Updated: Apr 22
I have been writing about the waves of technological change that will engulf small and medium businesses in the UK, for some time. I didn’t anticipate that the pandemic would sweep away my careful measured timetable to writing about it.
Our national economic and political responses to the virus will have significant effects. The well-resourced, cash rich corporations and some SME’s are likely to be able to ride it out; the financiers, the most able businesses and entrepreneurs are already capitalising on the opportunities generated. These enterprises will rebound and prosper.
Despite positive words, banks, insurers and government are not overly concerned with supporting SMEs, they continue to see us as non-essential parts of the economy, a customer base with no choice but to accept what they are given. They will protect the cash they hold for better investment opportunities than saving small businesses with no political or financial leverage. In other words, business as usual; we are mostly on our own.
So, the rest of us will stumble into the light of a different climate and landscape, picking our way respectfully past competitors’ ghosts and carefully past online/tech monsters newly engorged with the flesh of smaller competitors. We survivors will try to adapt by taking to technology innovations offered by other faster enterprises, some of us becoming powerless dependents of these dangerous beasts.
There are alternatives, for example:
Working in conjunction with other businesses for innovation and resource sharing or protecting customer ‘territory’, such as cooperatives, collectives, networks of cells, mergers or joint ventures;
Obtaining investment from alternative sources of funding, such as small private investors looking for better returns, (SAAS, peer-to-peer), bringing on board experienced long-term investors with business experience;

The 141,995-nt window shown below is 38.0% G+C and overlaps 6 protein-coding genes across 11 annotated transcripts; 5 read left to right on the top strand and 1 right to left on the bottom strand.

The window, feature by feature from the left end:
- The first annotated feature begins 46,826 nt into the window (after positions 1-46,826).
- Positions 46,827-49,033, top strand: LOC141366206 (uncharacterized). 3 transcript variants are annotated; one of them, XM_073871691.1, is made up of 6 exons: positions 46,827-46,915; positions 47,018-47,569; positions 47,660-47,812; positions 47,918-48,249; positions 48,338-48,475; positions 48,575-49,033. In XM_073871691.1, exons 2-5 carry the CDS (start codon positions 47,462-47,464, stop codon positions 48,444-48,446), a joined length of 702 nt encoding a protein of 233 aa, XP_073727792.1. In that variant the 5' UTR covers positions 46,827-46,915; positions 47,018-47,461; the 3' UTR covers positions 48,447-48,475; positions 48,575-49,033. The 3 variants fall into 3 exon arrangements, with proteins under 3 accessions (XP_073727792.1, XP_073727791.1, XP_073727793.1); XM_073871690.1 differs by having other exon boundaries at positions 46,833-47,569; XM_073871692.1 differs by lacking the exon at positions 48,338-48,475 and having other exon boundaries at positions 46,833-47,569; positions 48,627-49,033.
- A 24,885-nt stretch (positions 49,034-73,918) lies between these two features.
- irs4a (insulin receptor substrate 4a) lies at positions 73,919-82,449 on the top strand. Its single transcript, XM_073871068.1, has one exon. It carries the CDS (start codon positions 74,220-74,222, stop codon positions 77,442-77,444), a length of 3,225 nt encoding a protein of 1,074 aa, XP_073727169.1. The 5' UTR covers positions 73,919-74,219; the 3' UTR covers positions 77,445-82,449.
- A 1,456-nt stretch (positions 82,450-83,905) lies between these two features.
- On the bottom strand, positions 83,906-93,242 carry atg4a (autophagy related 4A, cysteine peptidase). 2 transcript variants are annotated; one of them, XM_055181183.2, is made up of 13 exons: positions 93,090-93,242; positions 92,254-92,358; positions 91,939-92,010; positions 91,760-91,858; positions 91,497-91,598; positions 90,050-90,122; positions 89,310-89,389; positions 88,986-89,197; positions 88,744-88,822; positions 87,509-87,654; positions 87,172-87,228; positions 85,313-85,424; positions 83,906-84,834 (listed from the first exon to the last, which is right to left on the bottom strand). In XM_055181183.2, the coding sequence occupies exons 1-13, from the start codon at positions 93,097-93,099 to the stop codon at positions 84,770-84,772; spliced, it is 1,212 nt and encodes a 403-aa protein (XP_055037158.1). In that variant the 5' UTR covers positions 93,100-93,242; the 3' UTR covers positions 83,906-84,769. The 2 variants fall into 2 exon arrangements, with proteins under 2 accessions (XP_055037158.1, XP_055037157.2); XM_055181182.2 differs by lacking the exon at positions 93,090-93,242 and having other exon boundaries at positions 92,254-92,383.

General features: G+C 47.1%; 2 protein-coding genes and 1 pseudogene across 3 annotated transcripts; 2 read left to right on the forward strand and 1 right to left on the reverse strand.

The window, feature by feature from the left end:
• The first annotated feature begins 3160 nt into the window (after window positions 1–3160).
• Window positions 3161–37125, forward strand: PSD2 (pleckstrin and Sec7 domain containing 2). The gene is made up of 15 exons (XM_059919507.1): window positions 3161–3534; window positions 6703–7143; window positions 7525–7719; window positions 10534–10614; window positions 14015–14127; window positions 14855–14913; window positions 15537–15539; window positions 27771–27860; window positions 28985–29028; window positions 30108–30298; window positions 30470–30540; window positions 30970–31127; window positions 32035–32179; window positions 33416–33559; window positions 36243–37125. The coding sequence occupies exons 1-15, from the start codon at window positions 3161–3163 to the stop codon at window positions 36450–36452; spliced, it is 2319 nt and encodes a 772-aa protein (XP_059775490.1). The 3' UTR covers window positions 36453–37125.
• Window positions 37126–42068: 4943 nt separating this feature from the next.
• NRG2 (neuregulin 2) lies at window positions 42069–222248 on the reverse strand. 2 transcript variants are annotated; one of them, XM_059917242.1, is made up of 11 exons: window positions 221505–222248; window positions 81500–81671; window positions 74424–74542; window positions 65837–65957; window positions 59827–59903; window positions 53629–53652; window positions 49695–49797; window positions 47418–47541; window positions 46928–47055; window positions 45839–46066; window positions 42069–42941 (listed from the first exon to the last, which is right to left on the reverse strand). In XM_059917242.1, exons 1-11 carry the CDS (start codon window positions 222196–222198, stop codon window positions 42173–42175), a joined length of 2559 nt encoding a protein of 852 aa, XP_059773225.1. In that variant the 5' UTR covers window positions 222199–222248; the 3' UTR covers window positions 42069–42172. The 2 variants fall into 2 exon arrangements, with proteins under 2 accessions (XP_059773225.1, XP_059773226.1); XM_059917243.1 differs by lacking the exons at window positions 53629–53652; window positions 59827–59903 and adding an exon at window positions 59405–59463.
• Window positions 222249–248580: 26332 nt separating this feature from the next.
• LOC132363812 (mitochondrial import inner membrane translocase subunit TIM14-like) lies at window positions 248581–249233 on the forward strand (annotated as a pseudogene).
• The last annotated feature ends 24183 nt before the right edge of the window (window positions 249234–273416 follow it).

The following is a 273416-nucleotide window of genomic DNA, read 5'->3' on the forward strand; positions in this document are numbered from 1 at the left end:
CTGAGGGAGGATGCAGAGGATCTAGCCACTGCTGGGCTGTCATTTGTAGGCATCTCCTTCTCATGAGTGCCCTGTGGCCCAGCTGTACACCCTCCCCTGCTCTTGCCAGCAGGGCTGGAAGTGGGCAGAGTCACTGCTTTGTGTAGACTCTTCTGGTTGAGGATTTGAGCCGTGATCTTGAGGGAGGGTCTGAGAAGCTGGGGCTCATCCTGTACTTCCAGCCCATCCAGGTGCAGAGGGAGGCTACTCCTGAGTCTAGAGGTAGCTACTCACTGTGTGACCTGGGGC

Pivoting in terms of the type of business that they do e.g. new products and services, new customer groups.
These shifts are familiar, but they are generally hard to do for SMEs in ‘normal times’, as they often locked into existing relationships without the bandwidth to look elsewhere. If your business is not working flat-out to feed the country or support the NHS, now is the time to plan the future.
It is possible to do things differently. My Instagram feed is suddenly full of new veg box delivery schemes, including from the local grocer, the cafe, Spanish and Italian organic farming co-ops offering weekly deliveries direct to London doorsteps; while my usual supermarkets still can't offer a delivery slot for the next 2 months.
So, if you have a business that is currently struggling, what are you to do?
Take action that feels right, is the first step, even if this is to wrap everything up properly and focus on the family. Protecting yourself, your health, your mental health and that of your friends, family and team is critical to any re-start that you might want to make. As SME entrepreneurs, we are heavily dependent on our personal ‘state’ and the personal support networks around us.
Do what you really want to and make it work for you, your business and your customer community. If you choose to continue your business, in tick-over or in alternative mode, look to the future and remodel it as a responsive and flexible entity, able to deal with the new environment full of opportunities and threats that we will be faced with. Form new relationships less dependent on the corporate ‘middle-men’, the global trading platforms that compete directly with you and the fickle lenders and insurers.
Make choices determined by your own vision giving you an opportunity to break free of the endless decisions determined by others. Think and plan strategically. Whatever business looks like for you in the future, take more of the power in your business relationships for you, your business and your customers and suppliers. Be less dependent on entities that do not have your interests or those of your community at heart.
Look for an adviser with vision and experience to help deliver a new way of doing business.
Call or email me if you’d like to discuss these issues.